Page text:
Loading

43°F

44°F

44°F

43°F

44°F

43°F

43°F

45°F

44°F
NEWS STORIES

Eagle River hosts 21st annual antique showSubmitted: 07/07/2013
Lauren Stephenson
5 p.m. Anchor/Reporter
lstephenson@wjfw.com


EAGLE RIVER - People could shop and learn at Northland Pines High School this weekend.

"Jewelry and glass, and pottery, postcards. You name it. There's just a little bit of something for everybody," says Steve Bina, manager of the Eagle River Antique Show.

Twenty-five vendors from six different states set up shop in Eagle River this weekend.

It was the 21st annual Eagle River Antique Show.

Dealers from as far as South Carolina came to town because they know they'll sell quite a bit of antiques.

"One of the things that people do on vacation is they like to go to antique shops and kind of mosey around, and so we just thought it was a natural place for us to have a show," Bina adds.

He expected 1,000 people to attend the two-day show.

"We've always sold well at this show. People up here have the knowledge and appreciation of good antiques," says Frances Rosenau, owner of Time's Treasure's Antiques.

But it's not just about business. Bina donates some of the admission profits to local organizations.

"Some of the money is going to go to the humane society, and then also a share will also go to St. Peter's youth group that are also doing our concessions here today," he says.

Many of the dealers are former teachers. They hope teenagers will become interested in antiques.

"I think it's a wonderful way for students and families to come to learn about beautiful things from different periods of time," says former teacher Clarann Stocker. She now owns Antiques on Spirit.

"Coming to an antique show is like coming to see a piece of the past. It's a history lesson as you walk around here," Bina adds.

He hoped free admission for kids 16 and under would pull them in.

At least 80 teenagers attended the educational experience on Saturday.

But people of all ages could learn a thing or two.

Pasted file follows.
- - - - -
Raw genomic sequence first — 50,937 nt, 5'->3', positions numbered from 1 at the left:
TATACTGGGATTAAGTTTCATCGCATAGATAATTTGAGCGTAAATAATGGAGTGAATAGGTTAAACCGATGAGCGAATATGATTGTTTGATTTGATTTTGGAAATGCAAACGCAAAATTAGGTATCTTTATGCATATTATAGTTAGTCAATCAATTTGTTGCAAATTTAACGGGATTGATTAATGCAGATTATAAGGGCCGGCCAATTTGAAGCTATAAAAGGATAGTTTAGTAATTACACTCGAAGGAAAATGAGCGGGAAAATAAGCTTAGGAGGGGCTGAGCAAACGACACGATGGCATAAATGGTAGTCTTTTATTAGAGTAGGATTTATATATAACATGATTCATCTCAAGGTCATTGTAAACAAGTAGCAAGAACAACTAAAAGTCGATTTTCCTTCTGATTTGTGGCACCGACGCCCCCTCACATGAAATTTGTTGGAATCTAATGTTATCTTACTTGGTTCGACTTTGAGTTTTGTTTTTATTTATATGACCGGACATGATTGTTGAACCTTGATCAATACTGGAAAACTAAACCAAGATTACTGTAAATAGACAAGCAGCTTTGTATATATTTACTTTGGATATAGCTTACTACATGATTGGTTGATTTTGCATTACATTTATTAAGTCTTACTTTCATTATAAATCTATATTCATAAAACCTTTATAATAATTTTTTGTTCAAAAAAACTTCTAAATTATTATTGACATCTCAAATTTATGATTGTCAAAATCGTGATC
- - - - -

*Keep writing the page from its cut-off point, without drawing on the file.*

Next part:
The dealers offered free seminars Sunday.

Frances Rosenau has one simple piece of advice for people who want to collect antiques: "If you're buying for investment, make sure what you're buying is good quality and you can live with it. Our rule about buying something is: if we never sell it, we can die with it and be happy."

Text Size: + Increase | Decrease -
Print Story | Email Story
Sponsored in part by HodagSports.com





 IN OTHER NEWS
Iconic northern tree species could disappear as Northwoods climate warmsSubmitted: 09/30/2014

Play Video

FIFIELD - "Here's the paper birch, or white birch. It's one of my favorite trees," Linda Parker tells me as we walk through a part of the Chequamegon-Nicolet National Forest near Fifield.

But her next thought on the tree is not so pleasant.

"This again is one of the species that occurs at the southern edge of its range here. It's more common to the north," she says. "This is another species in which we expect to see large declines."

+ Read More
UW-Marathon County issues voter IDs to students who need oneSubmitted: 09/30/2014

WAUSAU - A local college wants to make sure its students can vote this November.

UW-Marathon County is issuing voter IDs to students that don't have them.

Everyone in Wisconsin needs to have an ID to vote this fall.

The university started making the IDs Monday.